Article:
Market sceptical of ban as EU glyphosate review gets underway

18 Apr 2019 | Rei Geyssens, Andy Allan

The herbicide glyphosate will continue to be used by farmers globally for the foreseeable future unless a suitable and safe alternative is found, despite the recent rise in public concern on the safety of its use, market sources told Agricensus.

Pressure on the use of the herbicide and its maker Monsanto, now owned by Germany's Bayer AG, has mounted in recent months after two US cases ruled that the chemical caused cancer in two groundsmen.

Bayer has been ordered to pay a combined $114 million in damages and has seen its share price fall by over 20% since last August.

A similar case in France ruled in favour of a farmer who is now seeking €1 million ($1.1 million) in damages from Monsanto.

And most recently Vietnam has announced it will ban the use of the crop.

But the biggest threat to Monsanto is an EU decision over whether to renew its licence when it expires in 2022.

That process will start in December this year, with the review led by the Netherlands, France, Hungary and Sweden, which together have accepted the heavy workload this Monday.

Despite several EU member states indicating that they could ban its use, few think the EU will announce a blanket ban, preferring instead to leave it to member states.

“There will be immense pressure both ways, but without a reliable, safe alternative I think they’ll extend for another five years,” one market source said regarding the EU’s licence renewal.

The stakes are high, with the EU claiming that the review will be undertaken by experts in four countries and not just one, as is the usual process, claiming the “very large application dossier and the related high workload” was too much for one member state.

Besides, no country volunteered to review the chemical on behalf of the bloc, not after the controversy of the last review, where German agencies were accused of bias by relying too heavily on scientific evidence submitted by Bayer.


The use of glyphosate – commonly known as Roundup – is so prevalent that there are nearly 200 retail products on sale in the US alone that contain it.

On an industrial scale it is estimated to be used on 80% of genetically modified crops – that amounts to the vast majority of soybean and corn production globally.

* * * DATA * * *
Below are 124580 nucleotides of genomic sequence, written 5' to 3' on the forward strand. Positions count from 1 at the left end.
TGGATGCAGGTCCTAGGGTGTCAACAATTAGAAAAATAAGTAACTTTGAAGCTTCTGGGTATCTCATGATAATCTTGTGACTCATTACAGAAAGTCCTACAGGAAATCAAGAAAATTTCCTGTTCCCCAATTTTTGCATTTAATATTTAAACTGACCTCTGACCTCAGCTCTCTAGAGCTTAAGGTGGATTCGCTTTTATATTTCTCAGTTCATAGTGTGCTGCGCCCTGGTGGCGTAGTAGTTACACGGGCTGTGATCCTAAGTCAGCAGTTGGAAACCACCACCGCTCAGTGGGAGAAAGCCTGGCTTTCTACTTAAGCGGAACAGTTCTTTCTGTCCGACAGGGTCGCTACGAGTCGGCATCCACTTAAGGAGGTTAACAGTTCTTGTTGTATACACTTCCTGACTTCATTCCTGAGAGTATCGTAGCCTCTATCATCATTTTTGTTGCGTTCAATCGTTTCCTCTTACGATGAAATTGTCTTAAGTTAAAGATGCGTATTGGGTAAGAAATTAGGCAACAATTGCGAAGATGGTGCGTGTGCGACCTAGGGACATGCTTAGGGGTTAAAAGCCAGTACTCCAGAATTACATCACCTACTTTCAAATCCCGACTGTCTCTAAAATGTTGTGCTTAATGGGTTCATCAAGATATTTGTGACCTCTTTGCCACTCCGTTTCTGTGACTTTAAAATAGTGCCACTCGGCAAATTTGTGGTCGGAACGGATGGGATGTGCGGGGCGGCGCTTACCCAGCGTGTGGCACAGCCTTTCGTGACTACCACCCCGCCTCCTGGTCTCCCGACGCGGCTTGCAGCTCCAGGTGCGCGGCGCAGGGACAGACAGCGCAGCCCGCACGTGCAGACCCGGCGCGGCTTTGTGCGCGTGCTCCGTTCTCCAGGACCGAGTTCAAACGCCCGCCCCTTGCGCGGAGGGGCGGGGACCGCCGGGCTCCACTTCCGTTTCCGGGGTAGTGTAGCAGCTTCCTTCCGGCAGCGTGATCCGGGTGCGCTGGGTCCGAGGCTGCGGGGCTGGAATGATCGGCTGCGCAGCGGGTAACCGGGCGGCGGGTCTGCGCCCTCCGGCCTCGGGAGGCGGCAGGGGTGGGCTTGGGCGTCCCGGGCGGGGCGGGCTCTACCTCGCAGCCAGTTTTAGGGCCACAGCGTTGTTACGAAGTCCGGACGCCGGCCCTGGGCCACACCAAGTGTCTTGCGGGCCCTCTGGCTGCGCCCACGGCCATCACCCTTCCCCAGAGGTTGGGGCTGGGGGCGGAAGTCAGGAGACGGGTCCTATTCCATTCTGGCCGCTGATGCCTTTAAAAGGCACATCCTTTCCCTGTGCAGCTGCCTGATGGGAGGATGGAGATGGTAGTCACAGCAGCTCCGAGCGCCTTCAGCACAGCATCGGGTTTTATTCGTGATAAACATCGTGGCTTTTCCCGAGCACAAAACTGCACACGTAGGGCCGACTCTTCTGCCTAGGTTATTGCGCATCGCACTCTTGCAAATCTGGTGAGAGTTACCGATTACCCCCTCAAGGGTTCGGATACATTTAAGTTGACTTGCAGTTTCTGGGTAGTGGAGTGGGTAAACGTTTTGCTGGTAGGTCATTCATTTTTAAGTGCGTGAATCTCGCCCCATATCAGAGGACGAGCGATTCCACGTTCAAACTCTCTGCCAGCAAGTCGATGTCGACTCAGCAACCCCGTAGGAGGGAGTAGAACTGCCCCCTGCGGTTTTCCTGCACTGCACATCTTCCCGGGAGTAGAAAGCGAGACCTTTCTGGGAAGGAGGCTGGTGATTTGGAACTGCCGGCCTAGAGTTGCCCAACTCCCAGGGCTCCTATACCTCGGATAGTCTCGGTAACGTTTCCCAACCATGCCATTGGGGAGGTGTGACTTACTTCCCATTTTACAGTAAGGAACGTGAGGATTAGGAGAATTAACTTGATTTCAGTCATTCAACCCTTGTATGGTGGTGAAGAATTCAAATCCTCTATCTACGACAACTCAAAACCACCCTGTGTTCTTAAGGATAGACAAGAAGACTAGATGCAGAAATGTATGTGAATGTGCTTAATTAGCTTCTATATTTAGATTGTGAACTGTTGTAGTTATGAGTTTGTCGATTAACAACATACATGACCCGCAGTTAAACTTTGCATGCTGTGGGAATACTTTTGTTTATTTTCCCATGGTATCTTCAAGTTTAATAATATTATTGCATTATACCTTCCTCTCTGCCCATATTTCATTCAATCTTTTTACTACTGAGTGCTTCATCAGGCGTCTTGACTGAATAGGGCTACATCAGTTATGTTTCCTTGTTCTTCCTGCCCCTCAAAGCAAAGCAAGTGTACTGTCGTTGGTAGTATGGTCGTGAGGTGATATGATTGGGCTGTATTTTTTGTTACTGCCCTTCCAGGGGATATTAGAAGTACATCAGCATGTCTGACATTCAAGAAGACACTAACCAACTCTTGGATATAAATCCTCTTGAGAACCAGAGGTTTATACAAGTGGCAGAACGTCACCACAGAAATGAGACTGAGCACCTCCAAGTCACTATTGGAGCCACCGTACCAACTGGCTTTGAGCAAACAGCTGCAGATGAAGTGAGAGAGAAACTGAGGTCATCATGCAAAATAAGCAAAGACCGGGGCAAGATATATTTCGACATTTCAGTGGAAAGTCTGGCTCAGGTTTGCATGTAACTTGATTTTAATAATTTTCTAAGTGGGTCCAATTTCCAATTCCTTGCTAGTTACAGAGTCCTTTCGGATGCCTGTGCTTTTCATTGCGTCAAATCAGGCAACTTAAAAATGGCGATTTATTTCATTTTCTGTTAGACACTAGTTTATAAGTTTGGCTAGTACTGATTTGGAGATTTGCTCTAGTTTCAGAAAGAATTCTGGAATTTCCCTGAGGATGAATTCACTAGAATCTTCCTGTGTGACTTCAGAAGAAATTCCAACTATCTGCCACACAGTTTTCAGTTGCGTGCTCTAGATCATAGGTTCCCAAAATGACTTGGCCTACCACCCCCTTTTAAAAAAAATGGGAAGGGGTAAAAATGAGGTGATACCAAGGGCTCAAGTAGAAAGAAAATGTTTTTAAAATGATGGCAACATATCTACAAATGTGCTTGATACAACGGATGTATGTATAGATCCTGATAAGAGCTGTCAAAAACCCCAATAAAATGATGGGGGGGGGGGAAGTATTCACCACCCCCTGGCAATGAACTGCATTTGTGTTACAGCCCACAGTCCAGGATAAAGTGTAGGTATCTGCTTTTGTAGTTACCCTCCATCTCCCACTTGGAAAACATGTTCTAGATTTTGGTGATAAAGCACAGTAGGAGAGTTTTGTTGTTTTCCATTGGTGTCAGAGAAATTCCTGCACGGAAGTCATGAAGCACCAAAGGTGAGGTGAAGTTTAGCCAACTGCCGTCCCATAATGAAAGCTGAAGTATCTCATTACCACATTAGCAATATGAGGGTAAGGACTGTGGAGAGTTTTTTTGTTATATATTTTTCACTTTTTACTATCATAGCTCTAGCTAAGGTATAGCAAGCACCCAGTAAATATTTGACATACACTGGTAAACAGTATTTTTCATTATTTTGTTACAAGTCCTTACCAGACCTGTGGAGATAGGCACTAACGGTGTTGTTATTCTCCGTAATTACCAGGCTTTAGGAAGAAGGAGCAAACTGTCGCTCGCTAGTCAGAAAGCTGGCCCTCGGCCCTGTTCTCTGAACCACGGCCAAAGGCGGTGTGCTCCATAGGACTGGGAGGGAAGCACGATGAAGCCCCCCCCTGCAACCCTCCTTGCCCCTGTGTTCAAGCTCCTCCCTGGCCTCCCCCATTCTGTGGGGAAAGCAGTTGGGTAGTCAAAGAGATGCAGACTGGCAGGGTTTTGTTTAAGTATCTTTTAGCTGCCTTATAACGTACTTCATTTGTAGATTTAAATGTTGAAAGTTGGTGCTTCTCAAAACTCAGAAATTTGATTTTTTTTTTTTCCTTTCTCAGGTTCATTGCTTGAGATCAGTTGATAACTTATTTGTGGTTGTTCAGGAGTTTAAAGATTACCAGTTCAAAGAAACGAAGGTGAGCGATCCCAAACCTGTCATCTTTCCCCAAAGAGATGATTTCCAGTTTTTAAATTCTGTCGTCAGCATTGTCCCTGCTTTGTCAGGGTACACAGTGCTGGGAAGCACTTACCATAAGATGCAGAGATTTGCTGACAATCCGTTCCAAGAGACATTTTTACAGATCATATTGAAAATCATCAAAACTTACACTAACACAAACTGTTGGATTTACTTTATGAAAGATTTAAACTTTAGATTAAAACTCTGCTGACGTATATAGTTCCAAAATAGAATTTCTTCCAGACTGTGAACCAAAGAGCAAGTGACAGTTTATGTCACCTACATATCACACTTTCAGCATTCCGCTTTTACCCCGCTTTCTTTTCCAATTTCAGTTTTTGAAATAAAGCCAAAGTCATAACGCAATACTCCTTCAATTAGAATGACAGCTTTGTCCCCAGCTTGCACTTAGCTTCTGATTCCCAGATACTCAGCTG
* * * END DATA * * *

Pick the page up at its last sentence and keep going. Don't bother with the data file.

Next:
Proponents of its use say that there is no alternative and that it prevents crop failures by maintaining row crops.

Opponents say that there are biological and natural substitutes.

In writing this piece, Agricensus contacted eight consultants and analysts for comment. None were willing to speak publicly about the herbicide, with several stating that they did not want to anger big clients.

A US-based market analyst speaking on condition of anonymity said about potential safety reviews of its use that “it’s going to be years before it really has any market impact,” as there is no clear substitute available.

Over 95% of the corn and soybean planted in the US is genetically modified to make it resilient to Roundup and dubbed Roundup-ready seeds.

Those seeds, also sold by Monsanto, give higher yields as weeds are more easily removed by blanket application glyphosate enabling more space and nutrients to get to the crop.

Yet a ban would not be as dramatic to yields as initially thought as alternatives have been found for other once key banned herbicides and pesticides over the years.

Glyphosate is unlikely to be any different.

Brazilian famers used the same GMO seeds as they apply a no-tilling approach to farming, a technique that reduces erosion of lands, but which requires significant amounts of glyphosate.

“Farmers will fight any national ban that might come up – and farmers have huge influence on Congress and government here,” a Brazilian market analyst said, who again spoke on condition of anonymity.

However, if there is a push from the buyers of soybeans and corn – for this read China, Southeast Asia and the EU – to ban row crops that have been treated with the herbicide, then that may pressure growers in North America and South America.

And collectively, the Americas accounts for more than 70% of the world's corn exports and 80% of soybeans.

“If bans occur in countries that import Brazilian soybeans, that’s a different story. If they stop buying, Brazilian farmers will have to adapt,” the analyst added.

A ban on the chemical is therefore not expected to impact yields drastically, rather the profitability of farms using glyphosate-intense techniques such as no-tilling will be hit badly.

The EU review is due to conclude in October.